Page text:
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N2 - Background Prehospital communication with Emergency Medical Services (EMS) is carried out in hectic situations. Proper communication among all medical personal is required to enhance collaboration, to provide the best care and enable shared situational awareness. Objective The objective of this article was to give insight into current Dutch prehospital emergency care communication among all EMS and evaluate the usage of a new physician staffed helicopter EMS (P-HEMS) cancellation model. Methods Trauma-related P-HEMS dispatches between November 1, 2014 and May 31, 2015 for the Lifeliner 1 were included; a random sample of 100 dispatches was generated. Tape recordings on all verbal prehospital communication between the dispatch center, EMS, and P-HEMS were transcribed and analyzed. Qualitative content analysis was performed, using open coding to code key messages. Results Ninety-two tape recordings were analyzed. The most frequent reason for P-HEMS dispatch was suspicion of brain injury (24%). The cancellation model was followed in 66%, overruled in 9%, and not applicable in 25%. The main reason for not adhering to the model was hemodynamic stability. In 5% of P-HEMS dispatches, a complete ABCD (airway, breathing, circulation, disability) methodology was used for handover, in 9% a complete Situation-Background-Assessment-Recommendation technique, in 2% a complete Mechanism-Injuries-Signs-Treatment method was used. The other handovers were incomplete. Conclusions Prehospital handover between EMS on-scene and P-HEMS often entails insufficient information. The cancellation model for P-HEMS is frequently used and promotes adequate information transfer. To increase joined decision-making, more patient and situational information needs to be handed over. Standardization of prehospital trauma handovers will facilitate this and improve trauma patient's outcome.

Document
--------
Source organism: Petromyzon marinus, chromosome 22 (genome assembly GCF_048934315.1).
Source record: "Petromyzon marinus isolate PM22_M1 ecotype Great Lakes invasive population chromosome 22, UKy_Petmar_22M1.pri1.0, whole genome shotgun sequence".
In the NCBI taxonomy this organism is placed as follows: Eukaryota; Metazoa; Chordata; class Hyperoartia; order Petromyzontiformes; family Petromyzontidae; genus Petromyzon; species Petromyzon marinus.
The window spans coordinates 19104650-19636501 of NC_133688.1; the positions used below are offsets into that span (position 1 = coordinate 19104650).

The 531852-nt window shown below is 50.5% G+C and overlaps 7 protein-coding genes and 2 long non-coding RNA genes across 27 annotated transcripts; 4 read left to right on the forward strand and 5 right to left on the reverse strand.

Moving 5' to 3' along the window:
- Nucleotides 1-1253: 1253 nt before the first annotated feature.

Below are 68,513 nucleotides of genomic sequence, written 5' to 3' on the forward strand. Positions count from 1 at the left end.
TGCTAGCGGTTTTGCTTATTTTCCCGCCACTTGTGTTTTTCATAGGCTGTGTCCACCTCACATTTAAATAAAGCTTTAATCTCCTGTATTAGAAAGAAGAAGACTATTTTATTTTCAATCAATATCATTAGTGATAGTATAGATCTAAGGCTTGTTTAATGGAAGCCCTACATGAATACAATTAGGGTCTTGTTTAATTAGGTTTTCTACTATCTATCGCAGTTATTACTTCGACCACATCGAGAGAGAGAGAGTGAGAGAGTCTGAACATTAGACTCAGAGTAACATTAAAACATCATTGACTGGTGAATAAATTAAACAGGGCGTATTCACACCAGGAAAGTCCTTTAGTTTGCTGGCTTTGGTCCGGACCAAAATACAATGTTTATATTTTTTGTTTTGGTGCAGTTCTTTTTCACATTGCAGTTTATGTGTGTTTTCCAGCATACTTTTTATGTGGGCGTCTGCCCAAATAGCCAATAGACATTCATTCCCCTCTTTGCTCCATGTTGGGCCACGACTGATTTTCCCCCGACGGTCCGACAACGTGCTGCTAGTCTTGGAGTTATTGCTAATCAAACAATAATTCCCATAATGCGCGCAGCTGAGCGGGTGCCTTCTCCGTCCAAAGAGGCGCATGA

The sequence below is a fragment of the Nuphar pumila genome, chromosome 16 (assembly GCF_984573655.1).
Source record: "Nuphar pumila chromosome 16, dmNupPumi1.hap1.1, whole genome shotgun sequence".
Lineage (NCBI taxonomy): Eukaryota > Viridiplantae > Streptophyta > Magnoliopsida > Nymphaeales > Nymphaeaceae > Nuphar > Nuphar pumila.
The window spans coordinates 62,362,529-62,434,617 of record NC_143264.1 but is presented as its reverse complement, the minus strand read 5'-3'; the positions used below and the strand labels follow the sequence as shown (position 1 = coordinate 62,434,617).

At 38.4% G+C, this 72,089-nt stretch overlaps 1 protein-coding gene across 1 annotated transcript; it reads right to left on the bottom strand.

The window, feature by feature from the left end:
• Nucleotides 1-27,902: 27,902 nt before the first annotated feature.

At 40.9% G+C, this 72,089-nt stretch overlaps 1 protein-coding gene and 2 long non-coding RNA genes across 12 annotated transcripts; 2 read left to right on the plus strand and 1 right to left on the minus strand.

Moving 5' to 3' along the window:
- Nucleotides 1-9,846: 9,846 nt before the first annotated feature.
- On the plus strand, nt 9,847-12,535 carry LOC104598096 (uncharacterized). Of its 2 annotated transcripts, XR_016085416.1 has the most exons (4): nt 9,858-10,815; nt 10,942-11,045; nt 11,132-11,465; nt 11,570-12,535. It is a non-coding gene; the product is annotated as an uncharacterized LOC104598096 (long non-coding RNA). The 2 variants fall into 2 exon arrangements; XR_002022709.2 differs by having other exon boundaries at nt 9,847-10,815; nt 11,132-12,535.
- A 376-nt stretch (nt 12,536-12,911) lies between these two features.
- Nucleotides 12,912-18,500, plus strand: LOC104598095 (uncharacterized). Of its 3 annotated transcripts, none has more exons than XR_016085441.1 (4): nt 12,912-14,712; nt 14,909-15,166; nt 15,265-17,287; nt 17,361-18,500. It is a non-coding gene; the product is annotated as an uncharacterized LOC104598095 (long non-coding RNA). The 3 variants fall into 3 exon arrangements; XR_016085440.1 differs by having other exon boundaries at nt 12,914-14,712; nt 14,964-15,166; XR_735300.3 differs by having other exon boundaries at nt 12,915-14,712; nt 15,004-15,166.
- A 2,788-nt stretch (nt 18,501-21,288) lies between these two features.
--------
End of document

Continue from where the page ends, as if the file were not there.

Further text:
AB - Background Prehospital communication with Emergency Medical Services (EMS) is carried out in hectic situations. Proper communication among all medical personal is required to enhance collaboration, to provide the best care and enable shared situational awareness. Objective The objective of this article was to give insight into current Dutch prehospital emergency care communication among all EMS and evaluate the usage of a new physician staffed helicopter EMS (P-HEMS) cancellation model. Methods Trauma-related P-HEMS dispatches between November 1, 2014 and May 31, 2015 for the Lifeliner 1 were included; a random sample of 100 dispatches was generated. Tape recordings on all verbal prehospital communication between the dispatch center, EMS, and P-HEMS were transcribed and analyzed. Qualitative content analysis was performed, using open coding to code key messages. Results Ninety-two tape recordings were analyzed. The most frequent reason for P-HEMS dispatch was suspicion of brain injury (24%). The cancellation model was followed in 66%, overruled in 9%, and not applicable in 25%. The main reason for not adhering to the model was hemodynamic stability. In 5% of P-HEMS dispatches, a complete ABCD (airway, breathing, circulation, disability) methodology was used for handover, in 9% a complete Situation-Background-Assessment-Recommendation technique, in 2% a complete Mechanism-Injuries-Signs-Treatment method was used. The other handovers were incomplete. Conclusions Prehospital handover between EMS on-scene and P-HEMS often entails insufficient information. The cancellation model for P-HEMS is frequently used and promotes adequate information transfer. To increase joined decision-making, more patient and situational information needs to be handed over. Standardization of prehospital trauma handovers will facilitate this and improve trauma patient's outcome.